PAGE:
The history of the Thirston family goes back to the ancient Anglo-Saxon
culture of Britain. It is derived from the family living in the village of Thurston found in the county of Suffolk
. The surname Thirston is a habitation
name that was originally derived from pre-existing names for towns, villages, parishes, or farmsteads. The surname originated as a means of identifying individuals from a particular area. As a general rule, the greater the distance between an individual and their homeland, the larger the territory they were named after. For example, a person who only moved to another parish would be known by the name of their original village, while people who migrated to a different country were often known by the name of a region or country from which they came.
Early Origins of the Thirston family
The surname Thirston was first found in Suffolk
at Thurston, a parish, in the union of Stow, hundred
of Thedwastry. CITATION[CLOSE]
Lewis, Samuel, A Topographical Dictionary of England. Institute of Historical Research, 1848, Print.
The place name dates back to the Domesday Book
of 1086 where it was first listed as Thurstuna. CITATION[CLOSE]
Williams, Dr Ann. And G.H. Martin, Eds., Domesday Book A Complete Translation. London: Penguin, 1992. Print. (ISBN 0-141-00523-8)
Literally the place name means "farmstead of a man called Thori," from the Viking personal name
+ the Old English word "tun." CITATION[CLOSE]
Mills, A.D., Dictionary of English Place-Names. Oxford: Oxford University Press, 1991. Print. (ISBN 0-19-869156-4)
It is generally believed that the name originated in this parish. However, the name could have perhaps been derived "from the Teutonic name Turstin, which is found in the Domesday [Book] as the designation of persons both Norman and Saxon. One Turstanus is there described as 'machinator' - probably a military engineer." CITATION[CLOSE]
Lowe, Mark Anthony, Patronymica Britannica, A Dictionary of Family Names of the United Kingdom. London: John Russel Smith, 1860. Print.
Early History of the Thirston family
This web page shows only a small excerpt of our Thirston research.Another 109 words (8 lines of text) are included under the topic Early Thirston History in all our PDF Extended History products and printed products wherever possible.
Thirston Spelling Variations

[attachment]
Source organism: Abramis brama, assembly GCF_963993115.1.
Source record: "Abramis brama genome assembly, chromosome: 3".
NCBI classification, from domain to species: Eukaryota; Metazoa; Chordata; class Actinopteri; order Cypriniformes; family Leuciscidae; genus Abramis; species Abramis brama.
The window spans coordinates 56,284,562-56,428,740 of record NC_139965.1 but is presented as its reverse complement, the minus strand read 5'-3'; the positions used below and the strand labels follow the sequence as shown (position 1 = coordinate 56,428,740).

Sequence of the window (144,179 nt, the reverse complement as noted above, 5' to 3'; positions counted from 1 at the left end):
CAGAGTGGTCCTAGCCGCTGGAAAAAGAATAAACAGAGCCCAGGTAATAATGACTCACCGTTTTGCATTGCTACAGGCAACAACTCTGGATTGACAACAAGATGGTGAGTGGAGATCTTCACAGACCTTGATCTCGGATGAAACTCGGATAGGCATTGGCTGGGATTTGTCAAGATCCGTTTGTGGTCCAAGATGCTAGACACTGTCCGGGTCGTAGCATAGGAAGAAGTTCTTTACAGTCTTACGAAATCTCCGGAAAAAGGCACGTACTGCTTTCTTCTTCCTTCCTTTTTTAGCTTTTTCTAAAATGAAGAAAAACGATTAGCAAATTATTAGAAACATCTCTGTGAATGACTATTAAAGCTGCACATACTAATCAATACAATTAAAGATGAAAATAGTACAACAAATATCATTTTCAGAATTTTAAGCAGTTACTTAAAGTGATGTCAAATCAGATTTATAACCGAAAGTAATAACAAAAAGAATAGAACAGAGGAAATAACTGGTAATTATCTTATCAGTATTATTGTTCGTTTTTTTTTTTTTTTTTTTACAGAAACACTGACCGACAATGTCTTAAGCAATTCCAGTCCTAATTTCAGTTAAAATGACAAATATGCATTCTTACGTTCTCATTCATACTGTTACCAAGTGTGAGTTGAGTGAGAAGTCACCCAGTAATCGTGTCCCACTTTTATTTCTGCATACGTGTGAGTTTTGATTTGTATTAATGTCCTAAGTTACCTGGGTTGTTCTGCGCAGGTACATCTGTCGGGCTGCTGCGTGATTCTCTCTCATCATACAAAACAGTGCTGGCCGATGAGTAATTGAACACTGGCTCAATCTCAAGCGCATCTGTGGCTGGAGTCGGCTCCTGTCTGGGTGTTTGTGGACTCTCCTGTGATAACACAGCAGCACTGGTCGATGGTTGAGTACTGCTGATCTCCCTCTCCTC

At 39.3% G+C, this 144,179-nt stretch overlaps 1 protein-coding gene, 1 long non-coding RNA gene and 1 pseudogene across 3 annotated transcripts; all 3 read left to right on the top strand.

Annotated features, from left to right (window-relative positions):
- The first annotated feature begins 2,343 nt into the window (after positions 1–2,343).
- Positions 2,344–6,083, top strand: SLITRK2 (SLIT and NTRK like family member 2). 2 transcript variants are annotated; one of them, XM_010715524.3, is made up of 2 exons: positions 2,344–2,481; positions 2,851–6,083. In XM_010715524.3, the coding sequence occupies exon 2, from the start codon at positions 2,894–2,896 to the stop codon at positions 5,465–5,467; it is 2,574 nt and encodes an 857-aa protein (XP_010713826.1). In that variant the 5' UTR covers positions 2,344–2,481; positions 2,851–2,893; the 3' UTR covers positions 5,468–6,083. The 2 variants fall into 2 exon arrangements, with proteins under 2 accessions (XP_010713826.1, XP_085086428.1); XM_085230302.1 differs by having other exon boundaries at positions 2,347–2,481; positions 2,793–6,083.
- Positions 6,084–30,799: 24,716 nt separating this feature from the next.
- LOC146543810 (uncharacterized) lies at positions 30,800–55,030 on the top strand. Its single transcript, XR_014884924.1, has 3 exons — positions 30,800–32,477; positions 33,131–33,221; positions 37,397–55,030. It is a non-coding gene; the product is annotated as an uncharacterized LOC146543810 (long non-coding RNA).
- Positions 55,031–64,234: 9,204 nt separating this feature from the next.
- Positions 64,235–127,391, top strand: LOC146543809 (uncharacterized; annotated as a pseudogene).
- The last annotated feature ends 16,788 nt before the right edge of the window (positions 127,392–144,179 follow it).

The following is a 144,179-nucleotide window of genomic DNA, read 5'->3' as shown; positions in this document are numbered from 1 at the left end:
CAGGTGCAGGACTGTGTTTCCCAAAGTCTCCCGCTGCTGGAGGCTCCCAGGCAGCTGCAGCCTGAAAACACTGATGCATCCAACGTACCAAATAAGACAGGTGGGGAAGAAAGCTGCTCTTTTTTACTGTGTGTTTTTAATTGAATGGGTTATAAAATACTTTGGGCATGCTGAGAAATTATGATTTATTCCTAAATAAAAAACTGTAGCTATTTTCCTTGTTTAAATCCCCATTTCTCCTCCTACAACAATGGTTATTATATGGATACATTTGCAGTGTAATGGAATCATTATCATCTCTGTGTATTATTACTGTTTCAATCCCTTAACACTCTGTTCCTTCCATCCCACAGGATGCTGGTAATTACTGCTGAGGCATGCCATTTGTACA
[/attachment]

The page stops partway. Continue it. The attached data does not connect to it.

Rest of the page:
Until quite recently, the English language has lacked a definite system of spelling rules. Consequently, Anglo-Saxon
surnames are characterized by a multitude of spelling variations
. Changes in Anglo-Saxon
names were influenced by the evolution of the English language, as it incorporated elements of French, Latin, and other languages. Although Medieval scribes and church officials recorded names as they sounded, so it is common to find one person referred to by several different spellings of his surname, even the most literate people varied the spelling of their own names. Variations of the name Thirston include Thurston, Turston, Thruston, Turstin and others.
Early Notables of the Thirston family (pre 1700)
More information is included under the topic Early Thirston Notables in all our PDF Extended History products
and printed products wherever possible.
Migration of the Thirston family to the New World and Oceana
Searching for a better life, many English families migrated to British colonies. Unfortunately, the majority of them traveled under extremely harsh conditions: overcrowding on the ships caused the majority of the immigrants to arrive diseased, famished, and destitute from the long journey across the ocean. For those families that arrived safely, modest prosperity was attainable, and many went on to make invaluable contributions to the development of the cultures of the new colonies. Research into the origins of individual families in North America revealed records of the immigration of a number of people bearing the name Thirston or a variant listed above: John and Margaret Thurston, who settled in Boston Mass in 1637 with their two sons; Edward Thurston settled in Virginia in 1650; Daniel Thurston settled in New England
The Thirston Motto
The motto was originally a war cry or slogan. Mottoes first began to be shown with arms in the 14th and 15th centuries, but were not in general use until the 17th century. Thus the oldest coats of arms generally do not include a motto. Mottoes seldom form part of the grant of arms: Under most heraldic authorities, a motto is an optional component of the coat of arms, and can be added to or changed at will; many families have chosen not to display a motto.
Motto: Esse quam videri
Motto Translation: To be, rather than to seem.